the feast given by the Hamilton club, C
this city, in their honor. The Hamilton
club Is a Republican organisation, and
its banquet was, ufter the menu, a
quet with politics th e chief thing und. r
The hal!, which has been the scene ot
many notable gatherings similar to tha
one that tilled it tonight, was n
handsomely and elaborately i
The walls were hung with thi
colors, great bouquets and garlan
flowers of the same colors as il
flag were f.nmd to bo o,n even I
the decorations throughout were of a
patriotic and military character.
President Frederick A. Bangs, of the
club, acted as toastmaster, and with him,
at the head of the table, sat Col. D. i;.
• rson, speaker of the bouse of repre-
Ives; Benator Cushman K. Davis, of
Mlnnsota; Senator Dolllver, of lowaj
Charles G. Dawes, comptroller o f tho
currency; Gen. Shaw, commander-ln-chieC
of the G. A. R. ; Walter Warden, acting
governor of Illinois; Lieut. Gen. Miles,
M.ij. Gen. Louis Wagner, Gen. Dan B.
Sickles, Gen. Leo Rassickler ami n
: lent Bangs opened the
making with a short address, at th<
of which he introduced Speaker 11.
son, who spoke briefly. Tin addr
Speaker Henderson was m re
ceived, and he was heartily cheered as ha
resumed his seat.
President B.ings then brought forward
as the next speaker Senator Cushman K.
Davis, who replied to the to
Senator Davis, of Minnesota, said ir»
This campaign Is portentous. Other*
have been conducted on a few in h «u-o.
nomic or moral. In this on," the Demo
cratic party and Us randidafe .i
!!!.■ reversal .of every policy, ,1 ;
find foreign, monetary, financial, pi
Ive ;uil expansive, which has marked tha
administration .1 President Me Kin)
Bpeaking of China, the aenal
There are few event* in our dii I ■•
an«J military history mor I
! the consummate skill, the
lism anil the unflinching courngi
the admlnl I ,1 y
"••"• ■■ ■'• i our if; ition .in 1 lit On
timo maintain. 'l prOptr reunion^ with,
the Chinese empire.
The policy cl thp vu P ite<i States as t>
China should, in my opinion, t><- this: it
must rescue its citizens. If must
Indemnity for all Injuries to hctr per
son or properly. Ii will Insist thai Cnlna
shall observe all treaty si
that, under any and all conditl
ereignty, cession or foi :
the open door shall remain <>•'. n
shall u*e no military force for conque t,
and have no concert whh nn.v Km
power, ix<-.|,t v, rescue our ci'.:zen
We covet no Chinese territory. ;in<l wa
wiil ftc^ulre none. \\ ■
spnere of influence. \V<- will five 110 »\>*
proval or support, physl al, v.. il r
.s'-n'imental, to the dism mbermen* t
China, or to the extinctt n of h 1
erelgnty by the acquisition rf pphei
influence by any European pow
I loot for a regent rat'on of
the result of the consul me she la r; w
sufferir.g. It will come to pass n it b
partition of that mighty and Immemorial
empire, but by its full entry Int 1
mtrclal relations with th*j other nation*
of the world. The prcces.i will not be 1
long one. It li.-i.s been pi.ing . n fo
and baa become m >re perfeel I
extensive every year. Wh>-n fully com
pleted the United State* will b' the g
est participant in that tra-Je of th<
ciflc which Humb ii it pre licted 1
B evi nty-flve years ag j woul i be the v
mmerce ttui 1 land and -« a ha 1
known. We need cr< oc in *>
• the "w» alih 'f 1 >rmua and of [nd."
Europe must traverse four seas to shaxa
it. \v<- oin produce everything v.
that in -atiable market can
new we arc OToducinK and <x; o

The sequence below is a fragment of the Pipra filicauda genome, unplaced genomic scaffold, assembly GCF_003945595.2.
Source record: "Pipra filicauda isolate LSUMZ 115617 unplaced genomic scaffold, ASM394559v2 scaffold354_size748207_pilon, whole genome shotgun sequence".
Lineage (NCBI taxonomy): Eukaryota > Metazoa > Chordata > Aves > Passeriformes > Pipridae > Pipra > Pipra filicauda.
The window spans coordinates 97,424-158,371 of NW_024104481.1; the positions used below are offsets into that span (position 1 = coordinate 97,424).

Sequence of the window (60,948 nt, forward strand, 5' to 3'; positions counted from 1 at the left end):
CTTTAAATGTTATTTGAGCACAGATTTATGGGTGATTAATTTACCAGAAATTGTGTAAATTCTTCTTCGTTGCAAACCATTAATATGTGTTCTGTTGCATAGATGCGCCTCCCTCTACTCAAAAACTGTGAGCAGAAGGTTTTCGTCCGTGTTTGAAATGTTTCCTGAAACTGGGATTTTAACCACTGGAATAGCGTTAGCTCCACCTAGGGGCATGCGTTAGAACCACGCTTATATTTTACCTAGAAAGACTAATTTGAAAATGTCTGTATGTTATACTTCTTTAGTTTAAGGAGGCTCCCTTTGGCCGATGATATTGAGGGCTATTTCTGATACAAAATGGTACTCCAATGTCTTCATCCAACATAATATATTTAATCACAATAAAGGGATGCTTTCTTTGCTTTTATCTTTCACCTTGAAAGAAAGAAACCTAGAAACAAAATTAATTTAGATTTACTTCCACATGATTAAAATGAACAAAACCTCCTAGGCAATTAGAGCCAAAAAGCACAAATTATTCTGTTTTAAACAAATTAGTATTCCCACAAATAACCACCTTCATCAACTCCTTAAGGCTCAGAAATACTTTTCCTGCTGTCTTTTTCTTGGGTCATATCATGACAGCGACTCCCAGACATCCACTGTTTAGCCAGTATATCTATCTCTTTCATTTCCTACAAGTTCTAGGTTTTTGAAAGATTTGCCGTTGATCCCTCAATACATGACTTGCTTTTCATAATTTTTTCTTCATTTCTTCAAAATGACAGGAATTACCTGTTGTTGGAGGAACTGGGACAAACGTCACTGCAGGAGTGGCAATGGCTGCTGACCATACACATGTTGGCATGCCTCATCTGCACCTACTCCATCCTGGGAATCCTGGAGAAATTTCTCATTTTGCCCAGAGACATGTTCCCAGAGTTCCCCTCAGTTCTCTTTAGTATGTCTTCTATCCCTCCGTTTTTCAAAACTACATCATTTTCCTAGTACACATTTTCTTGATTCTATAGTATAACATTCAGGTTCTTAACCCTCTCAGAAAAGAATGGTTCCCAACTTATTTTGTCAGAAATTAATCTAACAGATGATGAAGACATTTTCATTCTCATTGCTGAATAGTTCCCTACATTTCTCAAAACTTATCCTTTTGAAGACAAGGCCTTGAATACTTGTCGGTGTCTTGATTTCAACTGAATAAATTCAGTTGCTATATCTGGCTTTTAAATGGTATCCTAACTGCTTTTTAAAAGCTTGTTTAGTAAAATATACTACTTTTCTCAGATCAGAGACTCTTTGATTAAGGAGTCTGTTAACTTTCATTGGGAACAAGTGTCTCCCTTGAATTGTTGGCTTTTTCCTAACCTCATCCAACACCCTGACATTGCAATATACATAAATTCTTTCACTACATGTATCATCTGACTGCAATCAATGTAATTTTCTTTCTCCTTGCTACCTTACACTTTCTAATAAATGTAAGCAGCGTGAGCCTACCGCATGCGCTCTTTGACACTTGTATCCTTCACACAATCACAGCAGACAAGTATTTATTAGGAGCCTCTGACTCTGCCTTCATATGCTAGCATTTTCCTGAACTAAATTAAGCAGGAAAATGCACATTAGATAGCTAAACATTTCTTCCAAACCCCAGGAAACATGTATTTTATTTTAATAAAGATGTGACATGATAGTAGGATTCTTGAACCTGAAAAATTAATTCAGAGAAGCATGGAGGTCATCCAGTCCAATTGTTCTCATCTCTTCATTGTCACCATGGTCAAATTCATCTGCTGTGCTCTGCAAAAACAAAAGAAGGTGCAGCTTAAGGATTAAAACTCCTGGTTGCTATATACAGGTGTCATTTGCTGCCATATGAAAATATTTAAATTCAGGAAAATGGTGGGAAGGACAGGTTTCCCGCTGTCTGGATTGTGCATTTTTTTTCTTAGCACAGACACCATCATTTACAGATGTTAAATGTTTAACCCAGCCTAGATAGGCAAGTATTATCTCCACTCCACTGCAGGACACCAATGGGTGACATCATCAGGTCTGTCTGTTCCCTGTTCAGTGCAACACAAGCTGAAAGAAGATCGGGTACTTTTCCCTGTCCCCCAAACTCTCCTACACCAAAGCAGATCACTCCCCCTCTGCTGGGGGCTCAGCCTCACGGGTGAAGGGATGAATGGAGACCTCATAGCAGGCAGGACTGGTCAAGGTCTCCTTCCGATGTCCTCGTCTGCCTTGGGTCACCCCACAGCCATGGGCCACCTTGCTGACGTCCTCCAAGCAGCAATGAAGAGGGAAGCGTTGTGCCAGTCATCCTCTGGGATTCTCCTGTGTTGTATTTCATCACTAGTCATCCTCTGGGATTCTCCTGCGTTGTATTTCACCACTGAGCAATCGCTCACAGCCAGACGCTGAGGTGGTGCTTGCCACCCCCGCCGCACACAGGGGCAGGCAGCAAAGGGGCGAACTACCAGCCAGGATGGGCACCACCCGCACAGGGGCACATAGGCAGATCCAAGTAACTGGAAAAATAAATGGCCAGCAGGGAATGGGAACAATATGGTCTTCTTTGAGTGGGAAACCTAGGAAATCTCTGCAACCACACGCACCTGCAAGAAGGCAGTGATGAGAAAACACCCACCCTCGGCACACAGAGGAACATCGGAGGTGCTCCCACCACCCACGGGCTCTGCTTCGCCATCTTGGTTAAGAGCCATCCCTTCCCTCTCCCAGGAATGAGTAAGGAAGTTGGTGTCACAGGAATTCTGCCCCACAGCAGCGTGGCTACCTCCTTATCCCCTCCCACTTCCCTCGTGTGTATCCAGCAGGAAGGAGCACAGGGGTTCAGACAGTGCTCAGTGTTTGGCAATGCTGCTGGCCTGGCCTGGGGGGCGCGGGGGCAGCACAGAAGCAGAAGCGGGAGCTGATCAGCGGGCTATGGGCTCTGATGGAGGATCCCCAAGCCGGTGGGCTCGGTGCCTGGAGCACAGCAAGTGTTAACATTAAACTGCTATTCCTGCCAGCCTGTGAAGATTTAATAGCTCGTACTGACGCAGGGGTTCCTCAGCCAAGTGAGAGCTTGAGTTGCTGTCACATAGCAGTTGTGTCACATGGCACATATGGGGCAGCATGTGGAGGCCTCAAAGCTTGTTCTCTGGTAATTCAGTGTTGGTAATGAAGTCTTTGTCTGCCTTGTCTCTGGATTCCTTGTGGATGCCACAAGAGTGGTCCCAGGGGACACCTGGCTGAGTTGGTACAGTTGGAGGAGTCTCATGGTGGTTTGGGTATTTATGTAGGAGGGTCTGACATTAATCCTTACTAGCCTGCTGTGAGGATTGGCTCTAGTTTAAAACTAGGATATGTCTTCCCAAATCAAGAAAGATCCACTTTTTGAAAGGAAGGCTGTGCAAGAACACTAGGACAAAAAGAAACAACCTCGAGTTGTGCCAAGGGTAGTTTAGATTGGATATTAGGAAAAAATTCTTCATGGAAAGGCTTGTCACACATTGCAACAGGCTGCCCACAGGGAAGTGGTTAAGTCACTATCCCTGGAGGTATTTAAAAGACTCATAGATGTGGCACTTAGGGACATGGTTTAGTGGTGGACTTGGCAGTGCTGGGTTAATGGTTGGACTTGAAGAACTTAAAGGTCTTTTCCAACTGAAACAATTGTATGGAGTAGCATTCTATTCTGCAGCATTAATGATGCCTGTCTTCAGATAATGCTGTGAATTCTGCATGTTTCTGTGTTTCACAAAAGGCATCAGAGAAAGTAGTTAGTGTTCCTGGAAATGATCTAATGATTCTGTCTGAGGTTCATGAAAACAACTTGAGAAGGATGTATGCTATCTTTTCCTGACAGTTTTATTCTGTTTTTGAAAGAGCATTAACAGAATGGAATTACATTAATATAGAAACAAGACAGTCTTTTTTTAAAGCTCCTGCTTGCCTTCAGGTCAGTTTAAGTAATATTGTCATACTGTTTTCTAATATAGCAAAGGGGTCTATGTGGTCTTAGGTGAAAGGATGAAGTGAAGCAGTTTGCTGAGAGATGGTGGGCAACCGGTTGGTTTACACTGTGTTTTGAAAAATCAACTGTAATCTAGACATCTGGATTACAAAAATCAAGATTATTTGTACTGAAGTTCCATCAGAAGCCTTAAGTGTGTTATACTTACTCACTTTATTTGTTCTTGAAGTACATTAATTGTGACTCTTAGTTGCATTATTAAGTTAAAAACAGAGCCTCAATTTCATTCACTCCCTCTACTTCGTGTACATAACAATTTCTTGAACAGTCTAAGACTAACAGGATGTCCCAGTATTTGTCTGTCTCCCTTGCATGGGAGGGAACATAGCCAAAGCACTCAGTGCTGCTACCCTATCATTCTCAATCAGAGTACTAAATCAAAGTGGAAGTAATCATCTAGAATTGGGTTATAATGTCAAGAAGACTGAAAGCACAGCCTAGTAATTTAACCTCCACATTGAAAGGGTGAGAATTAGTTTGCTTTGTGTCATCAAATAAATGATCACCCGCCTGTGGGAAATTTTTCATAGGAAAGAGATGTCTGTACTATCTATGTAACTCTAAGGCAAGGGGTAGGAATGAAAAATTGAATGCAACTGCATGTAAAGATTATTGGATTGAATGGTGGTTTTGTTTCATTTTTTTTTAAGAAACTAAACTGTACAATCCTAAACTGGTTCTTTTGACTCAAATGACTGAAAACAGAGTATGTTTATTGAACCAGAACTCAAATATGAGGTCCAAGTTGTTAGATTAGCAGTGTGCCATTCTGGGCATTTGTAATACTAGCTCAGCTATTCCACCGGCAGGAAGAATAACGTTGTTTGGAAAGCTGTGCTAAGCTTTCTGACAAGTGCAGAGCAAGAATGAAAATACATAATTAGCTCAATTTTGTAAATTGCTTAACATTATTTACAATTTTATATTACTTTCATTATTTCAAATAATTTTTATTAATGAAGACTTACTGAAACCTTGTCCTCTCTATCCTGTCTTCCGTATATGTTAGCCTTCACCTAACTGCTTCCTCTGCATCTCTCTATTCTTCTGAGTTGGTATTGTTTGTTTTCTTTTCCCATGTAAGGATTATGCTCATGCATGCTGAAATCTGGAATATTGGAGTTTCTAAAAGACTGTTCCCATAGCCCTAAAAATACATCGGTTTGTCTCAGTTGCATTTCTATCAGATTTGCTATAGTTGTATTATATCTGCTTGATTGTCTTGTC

fabrics, textih-, metallic find m
ous, to every market in ti
direct result of Republican
pu| In force iuiing our '
and steadily persisted in by that
is manifest d<*st'ny; It l« '■■ '
by an au: pi . up. m the
of a visible future. It will rlvi I i
to our stfti s of the P
it will open a career to the ' ;
o' an aspiring ysuth, and In .
cany the United States iar
that course of national
Which I belirve it w;is jr .l.i'ru d.
Impf-rlali.Tm is not th>- pararnouni >
cf the campaign, and eann.t be
The adjustment of any i ■■■• <
Philippines ia to be considered u^
belli n against the BcvereJ au
thority of the T'n.'ted Sta>-es h^
flown. The paramount Isauej I
are financial and economic. Kh.ii:
antl-protectlon party of 16 to I be r>i-t
In power to advance Its principles by the
oai pewera of exec.itiv.
in case Mr. Bryan Is elected, ami win
the first engagement in a campaign thj
nsxt battle of which will be for the c<.n
trd of both houses of congi
The Immediate duty of thin e-.jv. rnv-nt
an to the Fhl'lppines Is lo m ilntatn Its
sovereignty and to crush rebellion as
it. What l*.s constitutional powers l
limitations are can be more prod
discussed and considered after th
thorlty of tha United StHt«=-> nha;i have
b*en firmly established. I 'lo D
that the constitution contains any d!^
abl'ng Inhibitions which will p
government from governing the
aa their best Interests may demand
according to th? rar.ncltles oft]
pie. Mo such difficulties Intervened irv
the administration of Louisiana, Pli
or the territory which w-e acrqulrcl
i. Ccrißr«-ss legislated at th>- c
d to the Rovern'ii'nt <t
ia, in sr.rwfc part'cular« entirely un-<
warranted by the constitution. If the di«-1
ablin.«r construction pieced upon It t,
opponents is correct. There are c ■:
l&rge ar.<3 general consii* how-'
ever, wh'ch, to my mind, drmon^trat* 1
that the aj».horlty to govern thee
pehdeocles Is vested !n congress tv
to no disatlmg limitations of certain pro
visions of the constitution, whl<-h. 6eca'i*«
they are ii'appltc-ible to such a situation, |
never eou'd have been designed by tha:
friimern to apply to It.
Speaking my 3Tvn opinion. I would hold,!
th'- Fhi'.lplnes pc-.maaently and n>c pro*
ally. I would, from time to time,'
as their pecple demonstrate thflr
r.iiity. glv? '.heir, the fullest power »»f
self-government they are capable of ex-;
ercising. I wou'd do as Great Britain,
Continued on Third Page,